What is an SSL?
Last June I wrote a post about the need for SSL certificates. You can read it here: What is an SSL and why you need it.
SSL (Secure Sockets Layer, a standard security technology) is a security measure that reduces the risk of information being stolen from your site by encrypting the sensitive data being collected and keeping it safe. When an SSL certificate is installed on your site, the url will display ah https instead of an http.
Who needs an SSL?
Who needs it? On what kind of site? When should it be installed?
Well, Google is taking an action that marks the point in time when site owners must decide whether or not to purchase an SSL certificate and have it installed on their sites.
Beginning this month — January 2017 — Google is marking website pages viewed on Chrome browsers that collect passwords or credit cards details as “Not Secure” unless the page has an “https” in the url. “The warnings/notifications are just the first step in Google’s long-term plan to mark all pages served over the non-encrypted HTTP protocol as Not Secure” (Website Magazine – 12/27/16).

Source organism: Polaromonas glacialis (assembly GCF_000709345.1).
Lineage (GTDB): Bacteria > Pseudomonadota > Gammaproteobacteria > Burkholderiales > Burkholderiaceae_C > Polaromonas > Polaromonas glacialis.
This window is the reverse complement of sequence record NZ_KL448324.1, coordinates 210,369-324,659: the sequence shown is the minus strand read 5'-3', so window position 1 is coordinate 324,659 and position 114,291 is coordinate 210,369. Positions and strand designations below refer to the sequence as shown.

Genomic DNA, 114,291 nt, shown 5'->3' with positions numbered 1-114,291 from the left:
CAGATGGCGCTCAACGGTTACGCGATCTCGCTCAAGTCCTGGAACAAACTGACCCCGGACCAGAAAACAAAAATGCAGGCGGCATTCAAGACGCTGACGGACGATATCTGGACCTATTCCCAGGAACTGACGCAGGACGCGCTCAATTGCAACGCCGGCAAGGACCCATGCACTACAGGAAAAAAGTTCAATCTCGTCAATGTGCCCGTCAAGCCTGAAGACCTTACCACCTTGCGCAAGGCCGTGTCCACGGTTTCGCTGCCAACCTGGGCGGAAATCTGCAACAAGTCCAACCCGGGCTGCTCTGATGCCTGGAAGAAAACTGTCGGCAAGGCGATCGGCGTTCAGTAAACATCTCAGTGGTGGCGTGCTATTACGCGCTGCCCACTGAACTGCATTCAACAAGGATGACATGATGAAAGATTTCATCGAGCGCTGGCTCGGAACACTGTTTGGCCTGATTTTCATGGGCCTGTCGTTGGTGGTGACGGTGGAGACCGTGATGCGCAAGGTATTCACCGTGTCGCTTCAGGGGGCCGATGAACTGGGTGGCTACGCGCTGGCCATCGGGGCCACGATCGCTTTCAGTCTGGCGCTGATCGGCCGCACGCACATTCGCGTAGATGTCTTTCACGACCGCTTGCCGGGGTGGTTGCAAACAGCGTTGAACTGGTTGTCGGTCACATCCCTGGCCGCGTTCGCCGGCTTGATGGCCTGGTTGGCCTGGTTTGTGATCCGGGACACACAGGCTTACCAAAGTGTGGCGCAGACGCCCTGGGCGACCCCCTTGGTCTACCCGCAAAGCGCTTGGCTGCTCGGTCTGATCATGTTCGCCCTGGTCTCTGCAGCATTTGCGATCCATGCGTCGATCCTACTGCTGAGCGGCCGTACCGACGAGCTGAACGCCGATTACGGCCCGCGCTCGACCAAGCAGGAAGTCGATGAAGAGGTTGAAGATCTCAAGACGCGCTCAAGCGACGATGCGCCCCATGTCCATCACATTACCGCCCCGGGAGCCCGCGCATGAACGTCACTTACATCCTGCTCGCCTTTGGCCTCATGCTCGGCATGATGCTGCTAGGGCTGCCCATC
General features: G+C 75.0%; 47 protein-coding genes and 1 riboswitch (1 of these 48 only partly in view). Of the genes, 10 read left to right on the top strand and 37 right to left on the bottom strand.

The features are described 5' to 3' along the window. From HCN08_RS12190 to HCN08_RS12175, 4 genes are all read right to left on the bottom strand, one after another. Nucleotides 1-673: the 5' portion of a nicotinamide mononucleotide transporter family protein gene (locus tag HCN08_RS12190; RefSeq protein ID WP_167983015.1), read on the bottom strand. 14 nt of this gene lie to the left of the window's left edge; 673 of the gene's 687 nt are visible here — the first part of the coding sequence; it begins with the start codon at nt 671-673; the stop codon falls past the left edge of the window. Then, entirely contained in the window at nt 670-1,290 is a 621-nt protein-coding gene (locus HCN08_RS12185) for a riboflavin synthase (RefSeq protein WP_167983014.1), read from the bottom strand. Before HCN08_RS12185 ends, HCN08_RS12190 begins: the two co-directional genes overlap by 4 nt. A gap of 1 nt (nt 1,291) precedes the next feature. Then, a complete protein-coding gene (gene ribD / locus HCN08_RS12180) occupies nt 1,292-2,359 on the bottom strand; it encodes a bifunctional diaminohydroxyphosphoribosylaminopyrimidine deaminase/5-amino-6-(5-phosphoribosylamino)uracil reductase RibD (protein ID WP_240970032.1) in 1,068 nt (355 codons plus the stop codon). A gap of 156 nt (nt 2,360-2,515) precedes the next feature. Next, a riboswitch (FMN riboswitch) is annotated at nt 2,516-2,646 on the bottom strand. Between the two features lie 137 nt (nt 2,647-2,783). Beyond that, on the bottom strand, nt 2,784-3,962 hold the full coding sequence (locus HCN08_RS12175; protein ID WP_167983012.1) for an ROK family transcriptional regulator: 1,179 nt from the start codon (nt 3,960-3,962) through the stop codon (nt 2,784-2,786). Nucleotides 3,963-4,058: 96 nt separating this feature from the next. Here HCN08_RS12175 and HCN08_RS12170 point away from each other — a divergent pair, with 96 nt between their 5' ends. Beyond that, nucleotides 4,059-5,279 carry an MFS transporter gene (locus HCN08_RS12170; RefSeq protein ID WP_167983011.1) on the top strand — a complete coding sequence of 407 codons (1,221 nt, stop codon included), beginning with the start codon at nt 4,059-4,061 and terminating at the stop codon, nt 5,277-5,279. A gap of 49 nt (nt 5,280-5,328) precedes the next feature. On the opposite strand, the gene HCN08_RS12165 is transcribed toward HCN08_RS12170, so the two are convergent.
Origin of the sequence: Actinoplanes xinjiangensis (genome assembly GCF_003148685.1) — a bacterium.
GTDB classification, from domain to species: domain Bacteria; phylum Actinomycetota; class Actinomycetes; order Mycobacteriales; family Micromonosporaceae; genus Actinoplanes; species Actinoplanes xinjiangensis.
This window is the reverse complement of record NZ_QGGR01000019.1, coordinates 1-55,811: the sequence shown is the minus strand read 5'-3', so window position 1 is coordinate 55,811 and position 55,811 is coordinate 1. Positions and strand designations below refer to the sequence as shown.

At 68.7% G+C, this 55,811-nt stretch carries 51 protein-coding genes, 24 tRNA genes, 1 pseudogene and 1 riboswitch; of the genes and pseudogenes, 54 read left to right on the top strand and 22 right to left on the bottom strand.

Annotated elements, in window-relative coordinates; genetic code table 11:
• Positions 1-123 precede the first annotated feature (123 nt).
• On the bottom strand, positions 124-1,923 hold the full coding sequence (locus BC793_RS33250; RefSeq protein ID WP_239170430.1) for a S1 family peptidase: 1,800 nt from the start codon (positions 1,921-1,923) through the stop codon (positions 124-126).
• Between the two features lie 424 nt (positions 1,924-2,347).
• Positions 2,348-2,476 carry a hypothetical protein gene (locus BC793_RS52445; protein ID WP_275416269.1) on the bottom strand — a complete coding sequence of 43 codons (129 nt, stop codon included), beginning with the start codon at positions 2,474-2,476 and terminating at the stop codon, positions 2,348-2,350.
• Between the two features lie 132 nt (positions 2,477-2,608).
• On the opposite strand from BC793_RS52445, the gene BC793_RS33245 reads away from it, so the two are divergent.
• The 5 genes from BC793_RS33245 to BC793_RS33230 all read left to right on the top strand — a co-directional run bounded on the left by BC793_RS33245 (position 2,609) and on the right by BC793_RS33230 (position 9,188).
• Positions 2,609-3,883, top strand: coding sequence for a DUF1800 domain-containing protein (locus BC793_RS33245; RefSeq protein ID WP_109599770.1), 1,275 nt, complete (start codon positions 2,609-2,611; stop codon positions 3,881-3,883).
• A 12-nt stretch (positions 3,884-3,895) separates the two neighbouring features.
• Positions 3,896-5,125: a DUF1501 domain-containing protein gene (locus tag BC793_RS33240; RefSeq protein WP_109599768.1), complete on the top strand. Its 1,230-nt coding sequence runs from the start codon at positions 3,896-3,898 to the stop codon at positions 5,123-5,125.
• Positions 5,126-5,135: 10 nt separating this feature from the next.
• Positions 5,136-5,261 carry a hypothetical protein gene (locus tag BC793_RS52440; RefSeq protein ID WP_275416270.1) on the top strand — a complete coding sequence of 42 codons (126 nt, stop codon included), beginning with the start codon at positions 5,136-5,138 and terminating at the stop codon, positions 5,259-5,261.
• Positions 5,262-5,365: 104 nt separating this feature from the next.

Additionally, WordPress has announced that it no longer recommends any host that doesn’t provide https.
The goal is ultimately for all websites — WordPress and non-Wordpress sites — to have additional layers of encryption for security. If you are collecting sensitive personal information, credit cards details, have an e-commerce site, or collect passwords, I highly recommend you contact your hosting service and have them install an SSL certificate on your site.
If you are not collecting sensitive information, I believe you can wait a little longer, but eventually you should have the certificate installed on your site.
What else you should know about encryption
One additional piece of interesting information: Google may give your site a boost in ranking with SSL, albeit it a temporary boost.
Another interesting tidbit is that SSL certificates build a sense of security among customers about the authenticity and intent of online businesses, and allow them to be comfortable knowing the transaction process is safe and secure.
NOTE: because of the addition layers of encryption an SSL brings with it, you may find that your site has slowed down somewhat. If this occurs, consider adding a caching plugin to your site to speed it up.